Modern western society is weak and sickly. I cannot say that I would die to defend this society because the principles it is based on are just plain evil. Would you give your life to defend the right of homosexual couples to adopt children? No, and the vast majority of ordinary people wouldn’t either. And with the influx of 60 million refugees into Europe – mostly Muslim, it is looking like the Cultural Marxists objectives of dilution of national identity and total internal societal destruction are very close indeed to being fulfilled.

When we grieve for France, we are subconsciously pre-empting the much larger grief that we know we will soon be facing as a whole society. The death of the post modern, post Christian West. And for someone who does not have faith in God’s ultimate plan, this might seem like a very depressing thought.

However there is still time to re-discover the strong Judean- Christian roots that the West was founded on. And for the faithful Catholic there is the (as well as other Marian apparitions) Fatima prophecy of the Era of peace that will be ushered in after the great trial. There is also this:

“Whole nations will come back to the Church and the face of the earth will be renewed. Russia, China and England will come into the Church.” – Blessed Anna Maria Tiagi (19th century)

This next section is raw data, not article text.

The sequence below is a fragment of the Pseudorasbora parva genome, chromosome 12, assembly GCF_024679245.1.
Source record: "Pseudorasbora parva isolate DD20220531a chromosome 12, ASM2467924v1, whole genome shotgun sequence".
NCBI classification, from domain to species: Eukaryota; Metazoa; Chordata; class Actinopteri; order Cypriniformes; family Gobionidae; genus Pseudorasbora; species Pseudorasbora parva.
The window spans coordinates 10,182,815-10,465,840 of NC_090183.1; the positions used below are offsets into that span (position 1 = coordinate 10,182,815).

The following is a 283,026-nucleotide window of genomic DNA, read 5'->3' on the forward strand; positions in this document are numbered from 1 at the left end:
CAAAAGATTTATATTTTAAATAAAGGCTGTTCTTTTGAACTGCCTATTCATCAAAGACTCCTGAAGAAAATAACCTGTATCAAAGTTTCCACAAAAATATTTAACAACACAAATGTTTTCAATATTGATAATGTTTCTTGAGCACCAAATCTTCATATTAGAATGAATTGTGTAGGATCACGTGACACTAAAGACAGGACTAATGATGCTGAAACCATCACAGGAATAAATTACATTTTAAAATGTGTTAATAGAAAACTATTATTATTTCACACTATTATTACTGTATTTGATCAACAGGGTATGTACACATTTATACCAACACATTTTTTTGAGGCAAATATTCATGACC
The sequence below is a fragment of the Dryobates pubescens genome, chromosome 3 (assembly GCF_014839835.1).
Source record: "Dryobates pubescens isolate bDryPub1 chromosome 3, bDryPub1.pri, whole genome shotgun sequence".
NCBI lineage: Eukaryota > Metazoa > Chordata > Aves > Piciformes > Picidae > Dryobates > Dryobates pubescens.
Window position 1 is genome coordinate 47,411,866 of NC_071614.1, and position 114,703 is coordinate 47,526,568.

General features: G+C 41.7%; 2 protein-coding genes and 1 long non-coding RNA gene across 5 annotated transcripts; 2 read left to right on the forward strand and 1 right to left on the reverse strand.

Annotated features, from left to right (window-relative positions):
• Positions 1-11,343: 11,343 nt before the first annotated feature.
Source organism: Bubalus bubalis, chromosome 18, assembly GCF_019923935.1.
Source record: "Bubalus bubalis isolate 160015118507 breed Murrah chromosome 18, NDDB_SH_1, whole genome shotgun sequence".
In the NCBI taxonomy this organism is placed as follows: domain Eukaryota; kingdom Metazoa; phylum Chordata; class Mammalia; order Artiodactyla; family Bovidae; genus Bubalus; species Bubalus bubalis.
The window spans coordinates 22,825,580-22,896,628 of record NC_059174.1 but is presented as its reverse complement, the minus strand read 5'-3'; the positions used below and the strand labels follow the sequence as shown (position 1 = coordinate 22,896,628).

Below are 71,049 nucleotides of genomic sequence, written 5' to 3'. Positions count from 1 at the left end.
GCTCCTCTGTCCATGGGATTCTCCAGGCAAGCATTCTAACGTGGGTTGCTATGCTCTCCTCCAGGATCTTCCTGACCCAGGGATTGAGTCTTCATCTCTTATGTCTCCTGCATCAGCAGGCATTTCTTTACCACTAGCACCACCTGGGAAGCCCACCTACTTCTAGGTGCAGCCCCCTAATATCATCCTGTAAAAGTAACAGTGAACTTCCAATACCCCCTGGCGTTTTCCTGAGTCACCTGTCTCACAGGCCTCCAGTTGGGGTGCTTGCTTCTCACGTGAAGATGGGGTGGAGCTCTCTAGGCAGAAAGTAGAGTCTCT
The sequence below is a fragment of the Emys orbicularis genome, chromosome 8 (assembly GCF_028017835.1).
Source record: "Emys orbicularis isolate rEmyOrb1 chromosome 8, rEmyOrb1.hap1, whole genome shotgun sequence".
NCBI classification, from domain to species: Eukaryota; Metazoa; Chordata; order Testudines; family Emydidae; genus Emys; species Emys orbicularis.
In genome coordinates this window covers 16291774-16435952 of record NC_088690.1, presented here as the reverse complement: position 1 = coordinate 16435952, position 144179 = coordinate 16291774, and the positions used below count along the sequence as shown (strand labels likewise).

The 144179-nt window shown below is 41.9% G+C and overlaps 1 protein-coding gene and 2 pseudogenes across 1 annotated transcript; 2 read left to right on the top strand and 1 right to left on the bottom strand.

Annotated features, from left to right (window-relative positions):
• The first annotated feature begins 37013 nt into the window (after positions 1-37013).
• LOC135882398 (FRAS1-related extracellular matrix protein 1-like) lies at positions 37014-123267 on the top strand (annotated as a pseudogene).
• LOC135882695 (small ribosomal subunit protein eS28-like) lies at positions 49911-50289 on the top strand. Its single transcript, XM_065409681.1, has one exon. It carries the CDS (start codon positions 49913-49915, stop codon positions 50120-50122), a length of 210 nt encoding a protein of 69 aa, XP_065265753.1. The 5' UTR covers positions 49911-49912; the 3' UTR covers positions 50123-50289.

But I have to admit, if there was a cage fight between Cultural Terrorism and Radical Islamic Terrorism, I’m not sure who would win. It kinds reminds me of that scene out of Jurassic Park where the Velociraptors suddenly turn on the T-Rex, and you get to just quietly walk off to safety without either of them noticing.








Jesus’ most radical commandment was to tell us to love our enemies. But how is it possible to love radical Muslims if they are trying to kill you?

Well, I think it is entirely possible.

First of all we must recognise the humanity in each ISIS member. They too were made in the image and likeness of God. And this completely contradicts their own teaching that non-Muslims are infidels and sub human.

Secondly, Jesus didn’t say that to love someone you have to like them. He didn’t say that these people would suddenly not be your enemies anymore just because you have decided to love them. And He certainly didn’t say your enemies are allowed to walk all over you.

If you think Christian love equates to some fluffy hearts and flowers feeling where everyone gets along just fine, and we all live happily ever after then you are wrong. Whoever taught you that was lying to you. Love is not easy. It challenges us to our very core. Do you think it was easy and fluffy and feel-good for Jesus on the cross? No. Of course it wasn’t. And that is the most perfect example of love that humanity has ever had.

There is a fight to be had. Radical Islam is not going to go away quietly. And I for one want my children to be free to practice Christianity in the country they are growing up in. But as I said, it is important to respect that we are fighting human beings, not monsters.